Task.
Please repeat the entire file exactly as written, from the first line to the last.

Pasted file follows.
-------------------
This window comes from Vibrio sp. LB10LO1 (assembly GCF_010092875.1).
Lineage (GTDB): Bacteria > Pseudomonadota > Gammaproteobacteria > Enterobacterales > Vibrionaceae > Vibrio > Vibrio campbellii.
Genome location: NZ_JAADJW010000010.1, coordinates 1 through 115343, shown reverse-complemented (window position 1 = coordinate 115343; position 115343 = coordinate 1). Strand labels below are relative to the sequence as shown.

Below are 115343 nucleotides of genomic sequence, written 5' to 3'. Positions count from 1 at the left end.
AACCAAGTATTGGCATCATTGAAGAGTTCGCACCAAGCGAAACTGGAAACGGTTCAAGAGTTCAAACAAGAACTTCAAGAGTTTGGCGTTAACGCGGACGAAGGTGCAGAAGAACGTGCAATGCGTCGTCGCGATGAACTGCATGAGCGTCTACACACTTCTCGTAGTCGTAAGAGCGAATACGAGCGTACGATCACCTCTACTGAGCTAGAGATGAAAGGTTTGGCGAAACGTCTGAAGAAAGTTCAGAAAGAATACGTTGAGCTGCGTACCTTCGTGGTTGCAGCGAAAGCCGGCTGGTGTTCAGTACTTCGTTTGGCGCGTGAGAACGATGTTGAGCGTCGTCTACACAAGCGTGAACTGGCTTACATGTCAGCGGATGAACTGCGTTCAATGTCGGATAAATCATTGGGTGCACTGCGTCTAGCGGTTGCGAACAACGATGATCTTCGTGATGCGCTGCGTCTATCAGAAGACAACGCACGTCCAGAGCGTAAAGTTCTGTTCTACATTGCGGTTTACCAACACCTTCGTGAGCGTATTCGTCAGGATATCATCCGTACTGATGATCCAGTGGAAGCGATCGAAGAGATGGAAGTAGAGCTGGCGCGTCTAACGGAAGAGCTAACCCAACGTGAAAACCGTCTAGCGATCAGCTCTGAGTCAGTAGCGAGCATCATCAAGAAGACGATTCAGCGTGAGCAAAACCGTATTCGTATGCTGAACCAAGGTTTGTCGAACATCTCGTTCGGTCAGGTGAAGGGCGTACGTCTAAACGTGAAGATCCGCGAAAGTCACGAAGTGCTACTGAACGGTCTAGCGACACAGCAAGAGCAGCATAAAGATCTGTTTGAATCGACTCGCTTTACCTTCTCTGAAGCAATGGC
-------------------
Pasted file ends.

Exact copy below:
This window comes from Vibrio sp. LB10LO1 (assembly GCF_010092875.1).
Lineage (GTDB): Bacteria > Pseudomonadota > Gammaproteobacteria > Enterobacterales > Vibrionaceae > Vibrio > Vibrio campbellii.
Genome location: NZ_JAADJW010000010.1, coordinates 1 through 115343, shown reverse-complemented (window position 1 = coordinate 115343; position 115343 = coordinate 1). Strand labels below are relative to the sequence as shown.

Below are 115343 nucleotides of genomic sequence, written 5' to 3'. Positions count from 1 at the left end.
AACCAAGTATTGGCATCATTGAAGAGTTCGCACCAAGCGAAACTGGAAACGGTTCAAGAGTTCAAACAAGAACTTCAAGAGTTTGGCGTTAACGCGGACGAAGGTGCAGAAGAACGTGCAATGCGTCGTCGCGATGAACTGCATGAGCGTCTACACACTTCTCGTAGTCGTAAGAGCGAATACGAGCGTACGATCACCTCTACTGAGCTAGAGATGAAAGGTTTGGCGAAACGTCTGAAGAAAGTTCAGAAAGAATACGTTGAGCTGCGTACCTTCGTGGTTGCAGCGAAAGCCGGCTGGTGTTCAGTACTTCGTTTGGCGCGTGAGAACGATGTTGAGCGTCGTCTACACAAGCGTGAACTGGCTTACATGTCAGCGGATGAACTGCGTTCAATGTCGGATAAATCATTGGGTGCACTGCGTCTAGCGGTTGCGAACAACGATGATCTTCGTGATGCGCTGCGTCTATCAGAAGACAACGCACGTCCAGAGCGTAAAGTTCTGTTCTACATTGCGGTTTACCAACACCTTCGTGAGCGTATTCGTCAGGATATCATCCGTACTGATGATCCAGTGGAAGCGATCGAAGAGATGGAAGTAGAGCTGGCGCGTCTAACGGAAGAGCTAACCCAACGTGAAAACCGTCTAGCGATCAGCTCTGAGTCAGTAGCGAGCATCATCAAGAAGACGATTCAGCGTGAGCAAAACCGTATTCGTATGCTGAACCAAGGTTTGTCGAACATCTCGTTCGGTCAGGTGAAGGGCGTACGTCTAAACGTGAAGATCCGCGAAAGTCACGAAGTGCTACTGAACGGTCTAGCGACACAGCAAGAGCAGCATAAAGATCTGTTTGAATCGACTCGCTTTACCTTCTCTGAAGCAATGGC